Electoral College Explained

Author Kenneth C. Davis explains this most confusing of Election Day quirks.
2:24 | 01/31/12

Coming up in the next {{countdown}} {{countdownlbl}}

Coming up next:

{{nextVideo.title}}

{{nextVideo.description}}

Skip to this video now

Now Playing:

{{currentVideo.title}}

More information on this video
Enhanced full screen
Explore related content
Comments
Related Extras
Related Videos
Video Transcript
Transcript for Electoral College Explained
-- -- Tennessee gave it. And if the words makes you wonder what kind of SAT scores do I need to get in. Then you really don't know much about the Electoral College. It isn't really -- school but it does matter just ask Al Gore. He won the popular vote back in 2000 but didn't become president because George Bush won the electoral vote why. Because America picks its president. With a system created by the same guys who brought -- the concept that if you read that person when they wrote the constitution. The framers knew George Washington. Be the first -- but direct election but people really scared -- especially here too much democracy. Then right in the constitution. Democracy with one step from mob rule. -- solution. Electors equal to the number of seats the state -- in congress they also included safety. And -- the electors failed to do so winner. The decision went to the wise in house candidates very -- that's just what happened. In 18100 Thomas Jefferson and Aaron -- tied for electoral votes and the house chose Jefferson talks. In 1824. Andrew Jackson led the popular voting. But the house chose John Quincy at a -- -- -- in the 1876. And Cleveland in eighteen mediate. Have more popular votes. But -- Bad could happen again bush gore in 2008. The Electoral College as 530. Elect doors. The magic number to -- and its 270. Electoral votes one more than half with 538. And that most states the rule is winner -- all so with the candidate wins Texas or Florida by just one vote. -- -- all of electors it's safe to say that most of the reasons for the Electoral College are now obsolete. But we still have a system in which you can -- more votes and still lose. Is this any way to run a democracy. I'm -- data and you don't know much -- that.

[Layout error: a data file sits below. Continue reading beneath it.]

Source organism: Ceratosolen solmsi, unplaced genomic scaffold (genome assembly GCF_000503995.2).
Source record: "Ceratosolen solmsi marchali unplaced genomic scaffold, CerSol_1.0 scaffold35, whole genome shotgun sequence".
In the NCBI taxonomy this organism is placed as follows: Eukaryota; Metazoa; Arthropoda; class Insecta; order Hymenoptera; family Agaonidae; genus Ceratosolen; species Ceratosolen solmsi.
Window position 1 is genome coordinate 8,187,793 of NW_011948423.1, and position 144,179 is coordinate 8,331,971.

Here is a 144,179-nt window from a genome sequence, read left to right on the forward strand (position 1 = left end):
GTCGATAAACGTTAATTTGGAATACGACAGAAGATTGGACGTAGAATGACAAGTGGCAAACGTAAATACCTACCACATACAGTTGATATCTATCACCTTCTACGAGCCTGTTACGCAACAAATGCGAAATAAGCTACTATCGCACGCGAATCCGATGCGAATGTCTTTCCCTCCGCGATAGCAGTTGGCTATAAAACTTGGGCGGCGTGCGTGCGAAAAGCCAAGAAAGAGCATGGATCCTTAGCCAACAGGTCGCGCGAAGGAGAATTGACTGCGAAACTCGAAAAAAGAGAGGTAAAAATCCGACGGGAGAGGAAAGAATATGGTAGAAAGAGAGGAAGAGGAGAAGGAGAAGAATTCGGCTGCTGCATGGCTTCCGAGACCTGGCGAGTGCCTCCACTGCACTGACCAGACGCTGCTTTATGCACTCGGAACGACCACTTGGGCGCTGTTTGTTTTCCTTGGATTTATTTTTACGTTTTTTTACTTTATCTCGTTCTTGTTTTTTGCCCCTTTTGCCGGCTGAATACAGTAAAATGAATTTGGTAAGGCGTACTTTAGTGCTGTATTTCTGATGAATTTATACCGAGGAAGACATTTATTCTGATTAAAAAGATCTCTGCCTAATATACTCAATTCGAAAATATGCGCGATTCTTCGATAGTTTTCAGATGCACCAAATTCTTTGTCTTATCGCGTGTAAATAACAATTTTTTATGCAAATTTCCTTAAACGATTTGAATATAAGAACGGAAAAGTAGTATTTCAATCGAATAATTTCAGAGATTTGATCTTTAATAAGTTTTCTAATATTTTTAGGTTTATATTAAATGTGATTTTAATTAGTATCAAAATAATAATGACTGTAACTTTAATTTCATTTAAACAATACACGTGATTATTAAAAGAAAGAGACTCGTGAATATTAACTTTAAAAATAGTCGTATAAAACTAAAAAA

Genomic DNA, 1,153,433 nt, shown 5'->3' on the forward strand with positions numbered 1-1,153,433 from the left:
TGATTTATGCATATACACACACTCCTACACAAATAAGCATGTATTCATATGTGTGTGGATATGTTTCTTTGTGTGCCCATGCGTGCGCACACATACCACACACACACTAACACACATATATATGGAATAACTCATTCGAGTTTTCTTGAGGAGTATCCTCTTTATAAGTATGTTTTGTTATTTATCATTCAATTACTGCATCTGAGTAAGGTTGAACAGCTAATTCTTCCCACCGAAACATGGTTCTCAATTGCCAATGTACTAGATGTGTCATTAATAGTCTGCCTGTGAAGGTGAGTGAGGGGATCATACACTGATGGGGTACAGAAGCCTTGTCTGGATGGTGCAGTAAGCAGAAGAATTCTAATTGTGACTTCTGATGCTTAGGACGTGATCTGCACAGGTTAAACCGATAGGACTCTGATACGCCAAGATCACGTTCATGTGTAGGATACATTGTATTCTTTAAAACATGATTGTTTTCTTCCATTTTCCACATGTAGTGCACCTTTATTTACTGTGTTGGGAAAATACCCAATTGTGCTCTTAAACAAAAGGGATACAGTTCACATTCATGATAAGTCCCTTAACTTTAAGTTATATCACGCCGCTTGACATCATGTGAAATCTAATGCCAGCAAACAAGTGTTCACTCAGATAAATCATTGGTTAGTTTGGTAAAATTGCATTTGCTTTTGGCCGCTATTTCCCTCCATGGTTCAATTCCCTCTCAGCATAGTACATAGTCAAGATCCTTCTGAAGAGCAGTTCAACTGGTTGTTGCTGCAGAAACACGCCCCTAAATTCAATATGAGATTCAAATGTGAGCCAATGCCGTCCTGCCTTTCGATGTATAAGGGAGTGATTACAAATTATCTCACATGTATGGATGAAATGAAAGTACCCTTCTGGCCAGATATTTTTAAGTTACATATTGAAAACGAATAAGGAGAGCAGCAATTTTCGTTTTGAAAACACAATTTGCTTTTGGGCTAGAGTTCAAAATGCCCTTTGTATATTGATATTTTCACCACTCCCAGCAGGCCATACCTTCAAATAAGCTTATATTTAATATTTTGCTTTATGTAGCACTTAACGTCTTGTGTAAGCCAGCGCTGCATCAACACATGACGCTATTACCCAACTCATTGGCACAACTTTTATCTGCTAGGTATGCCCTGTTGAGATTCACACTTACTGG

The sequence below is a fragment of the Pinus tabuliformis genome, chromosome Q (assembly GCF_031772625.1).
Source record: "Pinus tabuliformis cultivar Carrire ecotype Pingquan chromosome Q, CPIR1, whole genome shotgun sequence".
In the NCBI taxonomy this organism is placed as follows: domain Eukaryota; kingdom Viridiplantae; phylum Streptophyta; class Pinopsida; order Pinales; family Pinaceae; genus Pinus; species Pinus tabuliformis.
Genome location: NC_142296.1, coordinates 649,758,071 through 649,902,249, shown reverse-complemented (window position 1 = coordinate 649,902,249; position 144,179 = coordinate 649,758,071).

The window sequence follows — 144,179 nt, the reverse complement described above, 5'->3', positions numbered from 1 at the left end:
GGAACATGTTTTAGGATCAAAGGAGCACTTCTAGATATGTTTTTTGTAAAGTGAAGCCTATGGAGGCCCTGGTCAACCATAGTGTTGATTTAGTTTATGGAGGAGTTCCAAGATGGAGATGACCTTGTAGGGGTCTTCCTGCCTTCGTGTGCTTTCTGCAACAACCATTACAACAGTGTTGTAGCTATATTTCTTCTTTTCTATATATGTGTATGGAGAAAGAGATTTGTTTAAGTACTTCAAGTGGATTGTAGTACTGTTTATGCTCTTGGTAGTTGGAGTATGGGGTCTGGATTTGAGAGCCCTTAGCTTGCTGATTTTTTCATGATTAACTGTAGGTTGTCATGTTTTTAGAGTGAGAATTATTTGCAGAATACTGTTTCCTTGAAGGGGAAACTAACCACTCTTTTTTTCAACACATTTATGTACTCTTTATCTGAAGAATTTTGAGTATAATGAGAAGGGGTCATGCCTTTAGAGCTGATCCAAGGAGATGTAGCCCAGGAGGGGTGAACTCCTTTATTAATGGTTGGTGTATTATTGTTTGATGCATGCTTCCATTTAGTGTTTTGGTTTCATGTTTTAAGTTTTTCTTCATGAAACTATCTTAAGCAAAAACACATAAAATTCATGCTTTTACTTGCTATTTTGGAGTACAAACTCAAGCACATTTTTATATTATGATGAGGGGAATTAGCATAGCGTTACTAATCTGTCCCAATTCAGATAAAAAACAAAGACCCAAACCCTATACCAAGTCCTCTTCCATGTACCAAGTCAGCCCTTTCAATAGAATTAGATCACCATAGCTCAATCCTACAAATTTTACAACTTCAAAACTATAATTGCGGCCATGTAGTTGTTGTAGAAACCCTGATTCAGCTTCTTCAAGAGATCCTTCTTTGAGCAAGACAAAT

This transcript has been automatically generated and may not be 100% accurate.

{"id":15482102,"title":"Electoral College Explained","duration":"2:24","description":"Author Kenneth C. Davis explains this most confusing of Election Day quirks.","section":"Politics","mediaType":"Default"}